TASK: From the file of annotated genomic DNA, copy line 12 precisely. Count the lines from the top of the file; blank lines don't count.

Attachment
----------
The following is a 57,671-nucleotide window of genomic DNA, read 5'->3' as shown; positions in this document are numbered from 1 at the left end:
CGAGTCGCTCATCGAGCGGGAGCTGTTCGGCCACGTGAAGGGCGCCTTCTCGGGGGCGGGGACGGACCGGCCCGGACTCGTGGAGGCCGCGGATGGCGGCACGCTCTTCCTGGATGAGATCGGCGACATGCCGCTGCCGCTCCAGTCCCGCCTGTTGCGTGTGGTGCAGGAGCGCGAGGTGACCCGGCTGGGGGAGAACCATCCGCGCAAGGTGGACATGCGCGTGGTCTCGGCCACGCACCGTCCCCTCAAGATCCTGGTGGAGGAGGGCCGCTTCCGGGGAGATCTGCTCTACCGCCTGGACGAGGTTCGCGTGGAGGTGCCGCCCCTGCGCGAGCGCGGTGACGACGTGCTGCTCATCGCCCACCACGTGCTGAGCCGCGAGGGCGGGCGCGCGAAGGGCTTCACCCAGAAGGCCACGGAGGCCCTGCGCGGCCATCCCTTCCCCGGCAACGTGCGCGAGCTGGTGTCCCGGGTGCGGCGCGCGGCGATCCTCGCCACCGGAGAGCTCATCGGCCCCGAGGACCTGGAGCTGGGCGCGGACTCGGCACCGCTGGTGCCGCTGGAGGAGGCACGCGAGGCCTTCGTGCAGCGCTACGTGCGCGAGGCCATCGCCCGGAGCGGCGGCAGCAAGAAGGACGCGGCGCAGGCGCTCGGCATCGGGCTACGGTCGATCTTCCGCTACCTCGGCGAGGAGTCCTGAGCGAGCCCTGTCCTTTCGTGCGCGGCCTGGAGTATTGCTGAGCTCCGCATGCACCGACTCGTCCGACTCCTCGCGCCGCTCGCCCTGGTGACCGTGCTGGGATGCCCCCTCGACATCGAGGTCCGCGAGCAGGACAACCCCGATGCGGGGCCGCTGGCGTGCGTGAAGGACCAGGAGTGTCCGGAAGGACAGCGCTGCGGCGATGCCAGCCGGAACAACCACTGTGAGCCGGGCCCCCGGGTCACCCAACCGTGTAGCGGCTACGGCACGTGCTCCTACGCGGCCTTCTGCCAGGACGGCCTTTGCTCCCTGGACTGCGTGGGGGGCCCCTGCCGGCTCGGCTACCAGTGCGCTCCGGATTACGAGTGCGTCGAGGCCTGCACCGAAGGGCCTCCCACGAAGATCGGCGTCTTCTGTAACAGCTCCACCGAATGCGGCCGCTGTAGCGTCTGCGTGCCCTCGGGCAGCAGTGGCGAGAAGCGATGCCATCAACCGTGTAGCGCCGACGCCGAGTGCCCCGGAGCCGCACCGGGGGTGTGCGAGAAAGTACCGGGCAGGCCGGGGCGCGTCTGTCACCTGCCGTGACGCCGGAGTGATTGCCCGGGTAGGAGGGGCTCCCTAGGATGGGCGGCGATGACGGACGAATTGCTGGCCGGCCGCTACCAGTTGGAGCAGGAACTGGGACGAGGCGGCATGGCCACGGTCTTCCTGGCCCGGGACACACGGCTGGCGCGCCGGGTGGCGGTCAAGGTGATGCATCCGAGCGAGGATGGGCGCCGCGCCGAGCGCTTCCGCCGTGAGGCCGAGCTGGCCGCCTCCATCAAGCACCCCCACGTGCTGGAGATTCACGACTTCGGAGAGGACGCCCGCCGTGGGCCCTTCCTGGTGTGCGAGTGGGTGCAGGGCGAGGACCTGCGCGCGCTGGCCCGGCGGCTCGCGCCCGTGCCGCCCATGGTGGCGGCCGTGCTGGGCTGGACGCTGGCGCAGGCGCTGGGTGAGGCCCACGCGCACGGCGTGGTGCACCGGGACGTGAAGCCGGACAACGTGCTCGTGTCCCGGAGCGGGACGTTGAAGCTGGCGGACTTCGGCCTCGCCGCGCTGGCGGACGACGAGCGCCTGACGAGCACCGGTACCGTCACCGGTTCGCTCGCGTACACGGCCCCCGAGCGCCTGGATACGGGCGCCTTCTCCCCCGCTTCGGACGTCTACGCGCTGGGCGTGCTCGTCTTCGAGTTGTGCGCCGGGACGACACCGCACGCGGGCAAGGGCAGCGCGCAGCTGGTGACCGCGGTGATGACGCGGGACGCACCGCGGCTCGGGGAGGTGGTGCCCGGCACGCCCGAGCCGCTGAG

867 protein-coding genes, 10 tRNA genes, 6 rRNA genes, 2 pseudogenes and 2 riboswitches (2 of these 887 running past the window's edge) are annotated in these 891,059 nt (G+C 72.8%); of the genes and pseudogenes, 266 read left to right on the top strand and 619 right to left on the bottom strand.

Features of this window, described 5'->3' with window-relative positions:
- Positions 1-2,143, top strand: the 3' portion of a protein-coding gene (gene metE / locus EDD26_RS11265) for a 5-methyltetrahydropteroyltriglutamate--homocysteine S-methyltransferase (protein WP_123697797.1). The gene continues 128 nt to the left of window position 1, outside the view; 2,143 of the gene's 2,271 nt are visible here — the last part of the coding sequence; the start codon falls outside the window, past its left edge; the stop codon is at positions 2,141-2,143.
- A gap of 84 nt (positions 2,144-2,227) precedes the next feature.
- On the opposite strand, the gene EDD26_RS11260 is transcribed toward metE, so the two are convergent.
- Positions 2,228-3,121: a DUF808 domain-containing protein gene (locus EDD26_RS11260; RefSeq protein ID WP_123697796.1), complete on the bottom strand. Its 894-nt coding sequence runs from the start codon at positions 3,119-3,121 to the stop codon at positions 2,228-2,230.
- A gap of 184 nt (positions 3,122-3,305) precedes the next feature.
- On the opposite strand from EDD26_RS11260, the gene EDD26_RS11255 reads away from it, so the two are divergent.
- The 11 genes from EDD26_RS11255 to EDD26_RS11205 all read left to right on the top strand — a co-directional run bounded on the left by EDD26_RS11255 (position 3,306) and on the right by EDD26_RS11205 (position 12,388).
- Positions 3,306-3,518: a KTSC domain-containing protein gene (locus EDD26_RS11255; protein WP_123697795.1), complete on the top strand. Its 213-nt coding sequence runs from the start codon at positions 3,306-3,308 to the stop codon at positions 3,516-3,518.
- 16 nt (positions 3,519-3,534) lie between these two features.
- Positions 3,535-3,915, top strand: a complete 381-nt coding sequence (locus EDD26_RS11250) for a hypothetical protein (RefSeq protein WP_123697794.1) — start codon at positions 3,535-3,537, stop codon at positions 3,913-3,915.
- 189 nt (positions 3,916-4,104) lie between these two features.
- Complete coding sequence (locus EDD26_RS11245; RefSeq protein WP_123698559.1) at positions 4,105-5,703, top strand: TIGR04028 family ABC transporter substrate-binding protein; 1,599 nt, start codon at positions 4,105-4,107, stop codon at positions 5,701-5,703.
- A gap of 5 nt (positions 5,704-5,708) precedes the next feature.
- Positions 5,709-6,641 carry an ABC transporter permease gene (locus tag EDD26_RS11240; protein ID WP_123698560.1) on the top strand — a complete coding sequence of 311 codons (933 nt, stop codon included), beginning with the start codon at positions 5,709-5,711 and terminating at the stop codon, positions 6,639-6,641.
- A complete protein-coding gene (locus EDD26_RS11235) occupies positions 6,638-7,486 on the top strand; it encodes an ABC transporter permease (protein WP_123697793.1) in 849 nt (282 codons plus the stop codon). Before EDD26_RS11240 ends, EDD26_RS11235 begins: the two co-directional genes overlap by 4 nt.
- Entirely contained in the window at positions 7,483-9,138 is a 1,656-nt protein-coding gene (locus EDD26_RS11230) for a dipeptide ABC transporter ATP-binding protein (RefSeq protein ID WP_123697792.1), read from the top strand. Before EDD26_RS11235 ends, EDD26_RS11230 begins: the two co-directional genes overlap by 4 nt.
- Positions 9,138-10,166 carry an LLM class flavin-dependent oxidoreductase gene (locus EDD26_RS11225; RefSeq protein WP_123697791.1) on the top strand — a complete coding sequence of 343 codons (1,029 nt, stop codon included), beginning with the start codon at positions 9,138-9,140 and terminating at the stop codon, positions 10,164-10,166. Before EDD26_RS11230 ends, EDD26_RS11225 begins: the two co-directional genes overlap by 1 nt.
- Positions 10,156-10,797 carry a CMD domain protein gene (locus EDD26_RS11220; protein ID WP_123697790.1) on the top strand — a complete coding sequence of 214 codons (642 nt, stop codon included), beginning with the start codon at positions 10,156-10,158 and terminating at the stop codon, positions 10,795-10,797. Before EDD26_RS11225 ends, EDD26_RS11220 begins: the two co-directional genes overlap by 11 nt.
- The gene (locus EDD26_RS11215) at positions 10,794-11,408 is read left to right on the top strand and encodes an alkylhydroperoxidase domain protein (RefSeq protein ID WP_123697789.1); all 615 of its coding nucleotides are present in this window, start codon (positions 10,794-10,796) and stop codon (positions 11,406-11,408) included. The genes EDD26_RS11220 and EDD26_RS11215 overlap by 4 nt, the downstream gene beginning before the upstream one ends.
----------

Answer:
- Positions 3,306-3,518: a KTSC domain-containing protein gene (locus EDD26_RS11255; protein WP_123697795.1), complete on the top strand. Its 213-nt coding sequence runs from the start codon at positions 3,306-3,308 to the stop codon at positions 3,516-3,518.